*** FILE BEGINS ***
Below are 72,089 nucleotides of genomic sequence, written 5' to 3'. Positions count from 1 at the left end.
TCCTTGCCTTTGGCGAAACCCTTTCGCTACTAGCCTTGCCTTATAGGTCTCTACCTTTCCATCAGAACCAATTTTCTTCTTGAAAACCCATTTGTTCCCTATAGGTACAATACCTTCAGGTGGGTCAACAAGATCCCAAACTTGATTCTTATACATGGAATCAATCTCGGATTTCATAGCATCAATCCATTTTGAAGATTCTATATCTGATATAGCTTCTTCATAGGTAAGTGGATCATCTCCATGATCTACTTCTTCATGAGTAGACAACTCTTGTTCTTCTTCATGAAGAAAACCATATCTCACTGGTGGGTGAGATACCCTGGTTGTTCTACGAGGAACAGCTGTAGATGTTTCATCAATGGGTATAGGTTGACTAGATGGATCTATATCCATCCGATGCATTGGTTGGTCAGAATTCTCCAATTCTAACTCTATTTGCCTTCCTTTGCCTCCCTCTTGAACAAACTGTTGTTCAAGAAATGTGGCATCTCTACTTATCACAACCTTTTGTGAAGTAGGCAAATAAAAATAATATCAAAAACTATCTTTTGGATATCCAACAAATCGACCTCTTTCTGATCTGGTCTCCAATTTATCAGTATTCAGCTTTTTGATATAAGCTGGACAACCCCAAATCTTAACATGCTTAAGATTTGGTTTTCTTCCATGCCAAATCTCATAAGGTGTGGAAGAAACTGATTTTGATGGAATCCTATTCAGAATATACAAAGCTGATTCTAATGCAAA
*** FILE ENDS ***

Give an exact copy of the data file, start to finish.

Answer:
Below are 72,089 nucleotides of genomic sequence, written 5' to 3'. Positions count from 1 at the left end.
TCCTTGCCTTTGGCGAAACCCTTTCGCTACTAGCCTTGCCTTATAGGTCTCTACCTTTCCATCAGAACCAATTTTCTTCTTGAAAACCCATTTGTTCCCTATAGGTACAATACCTTCAGGTGGGTCAACAAGATCCCAAACTTGATTCTTATACATGGAATCAATCTCGGATTTCATAGCATCAATCCATTTTGAAGATTCTATATCTGATATAGCTTCTTCATAGGTAAGTGGATCATCTCCATGATCTACTTCTTCATGAGTAGACAACTCTTGTTCTTCTTCATGAAGAAAACCATATCTCACTGGTGGGTGAGATACCCTGGTTGTTCTACGAGGAACAGCTGTAGATGTTTCATCAATGGGTATAGGTTGACTAGATGGATCTATATCCATCCGATGCATTGGTTGGTCAGAATTCTCCAATTCTAACTCTATTTGCCTTCCTTTGCCTCCCTCTTGAACAAACTGTTGTTCAAGAAATGTGGCATCTCTACTTATCACAACCTTTTGTGAAGTAGGCAAATAAAAATAATATCAAAAACTATCTTTTGGATATCCAACAAATCGACCTCTTTCTGATCTGGTCTCCAATTTATCAGTATTCAGCTTTTTGATATAAGCTGGACAACCCCAAATCTTAACATGCTTAAGATTTGGTTTTCTTCCATGCCAAATCTCATAAGGTGTGGAAGAAACTGATTTTGATGGAATCCTATTCAGAATATACAAAGCTGATTCTAATGCAAA